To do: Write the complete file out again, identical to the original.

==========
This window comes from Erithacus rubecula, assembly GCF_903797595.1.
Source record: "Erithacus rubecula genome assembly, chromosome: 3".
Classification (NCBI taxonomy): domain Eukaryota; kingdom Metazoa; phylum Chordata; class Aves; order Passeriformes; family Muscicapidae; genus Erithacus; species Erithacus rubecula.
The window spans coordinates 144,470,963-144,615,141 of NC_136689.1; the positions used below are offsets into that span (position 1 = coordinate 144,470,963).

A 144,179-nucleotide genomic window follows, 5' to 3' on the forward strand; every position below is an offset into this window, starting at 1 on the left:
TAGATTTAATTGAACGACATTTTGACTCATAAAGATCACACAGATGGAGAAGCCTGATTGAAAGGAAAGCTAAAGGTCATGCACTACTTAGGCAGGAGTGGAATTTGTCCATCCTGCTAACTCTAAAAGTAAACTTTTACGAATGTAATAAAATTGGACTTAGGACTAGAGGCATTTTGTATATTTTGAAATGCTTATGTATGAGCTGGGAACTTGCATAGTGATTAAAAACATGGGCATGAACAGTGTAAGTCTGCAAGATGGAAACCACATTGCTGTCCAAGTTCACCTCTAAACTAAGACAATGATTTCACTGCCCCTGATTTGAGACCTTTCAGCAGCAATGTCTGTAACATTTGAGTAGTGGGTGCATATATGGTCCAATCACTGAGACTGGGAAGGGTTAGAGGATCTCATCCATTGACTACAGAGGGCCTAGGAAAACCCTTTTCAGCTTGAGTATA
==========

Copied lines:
This window comes from Erithacus rubecula, assembly GCF_903797595.1.
Source record: "Erithacus rubecula genome assembly, chromosome: 3".
Classification (NCBI taxonomy): domain Eukaryota; kingdom Metazoa; phylum Chordata; class Aves; order Passeriformes; family Muscicapidae; genus Erithacus; species Erithacus rubecula.
The window spans coordinates 144,470,963-144,615,141 of NC_136689.1; the positions used below are offsets into that span (position 1 = coordinate 144,470,963).

A 144,179-nucleotide genomic window follows, 5' to 3' on the forward strand; every position below is an offset into this window, starting at 1 on the left:
TAGATTTAATTGAACGACATTTTGACTCATAAAGATCACACAGATGGAGAAGCCTGATTGAAAGGAAAGCTAAAGGTCATGCACTACTTAGGCAGGAGTGGAATTTGTCCATCCTGCTAACTCTAAAAGTAAACTTTTACGAATGTAATAAAATTGGACTTAGGACTAGAGGCATTTTGTATATTTTGAAATGCTTATGTATGAGCTGGGAACTTGCATAGTGATTAAAAACATGGGCATGAACAGTGTAAGTCTGCAAGATGGAAACCACATTGCTGTCCAAGTTCACCTCTAAACTAAGACAATGATTTCACTGCCCCTGATTTGAGACCTTTCAGCAGCAATGTCTGTAACATTTGAGTAGTGGGTGCATATATGGTCCAATCACTGAGACTGGGAAGGGTTAGAGGATCTCATCCATTGACTACAGAGGGCCTAGGAAAACCCTTTTCAGCTTGAGTATA